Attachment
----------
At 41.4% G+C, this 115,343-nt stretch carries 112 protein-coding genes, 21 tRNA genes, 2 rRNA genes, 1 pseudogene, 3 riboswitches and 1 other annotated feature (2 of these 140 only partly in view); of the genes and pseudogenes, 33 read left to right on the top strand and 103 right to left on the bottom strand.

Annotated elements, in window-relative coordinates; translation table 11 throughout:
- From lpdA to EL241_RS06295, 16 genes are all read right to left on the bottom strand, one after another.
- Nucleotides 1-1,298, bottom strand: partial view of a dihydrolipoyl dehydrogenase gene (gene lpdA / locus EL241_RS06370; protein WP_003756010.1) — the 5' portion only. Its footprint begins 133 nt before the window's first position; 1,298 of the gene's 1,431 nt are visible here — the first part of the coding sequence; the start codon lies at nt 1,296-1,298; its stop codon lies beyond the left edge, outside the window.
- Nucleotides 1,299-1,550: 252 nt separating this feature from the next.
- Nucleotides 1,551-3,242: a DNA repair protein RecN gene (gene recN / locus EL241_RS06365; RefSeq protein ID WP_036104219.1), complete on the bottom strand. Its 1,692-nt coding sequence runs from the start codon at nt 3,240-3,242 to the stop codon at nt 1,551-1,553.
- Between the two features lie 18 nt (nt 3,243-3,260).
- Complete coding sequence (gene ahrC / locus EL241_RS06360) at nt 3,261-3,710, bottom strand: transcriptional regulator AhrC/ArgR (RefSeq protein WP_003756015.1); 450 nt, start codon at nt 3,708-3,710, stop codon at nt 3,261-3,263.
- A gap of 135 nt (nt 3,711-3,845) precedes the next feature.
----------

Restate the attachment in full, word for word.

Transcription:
At 41.4% G+C, this 115,343-nt stretch carries 112 protein-coding genes, 21 tRNA genes, 2 rRNA genes, 1 pseudogene, 3 riboswitches and 1 other annotated feature (2 of these 140 only partly in view); of the genes and pseudogenes, 33 read left to right on the top strand and 103 right to left on the bottom strand.

Annotated elements, in window-relative coordinates; translation table 11 throughout:
- From lpdA to EL241_RS06295, 16 genes are all read right to left on the bottom strand, one after another.
- Nucleotides 1-1,298, bottom strand: partial view of a dihydrolipoyl dehydrogenase gene (gene lpdA / locus EL241_RS06370; protein WP_003756010.1) — the 5' portion only. Its footprint begins 133 nt before the window's first position; 1,298 of the gene's 1,431 nt are visible here — the first part of the coding sequence; the start codon lies at nt 1,296-1,298; its stop codon lies beyond the left edge, outside the window.
- Nucleotides 1,299-1,550: 252 nt separating this feature from the next.
- Nucleotides 1,551-3,242: a DNA repair protein RecN gene (gene recN / locus EL241_RS06365; RefSeq protein ID WP_036104219.1), complete on the bottom strand. Its 1,692-nt coding sequence runs from the start codon at nt 3,240-3,242 to the stop codon at nt 1,551-1,553.
- Between the two features lie 18 nt (nt 3,243-3,260).
- Complete coding sequence (gene ahrC / locus EL241_RS06360) at nt 3,261-3,710, bottom strand: transcriptional regulator AhrC/ArgR (RefSeq protein WP_003756015.1); 450 nt, start codon at nt 3,708-3,710, stop codon at nt 3,261-3,263.
- A gap of 135 nt (nt 3,711-3,845) precedes the next feature.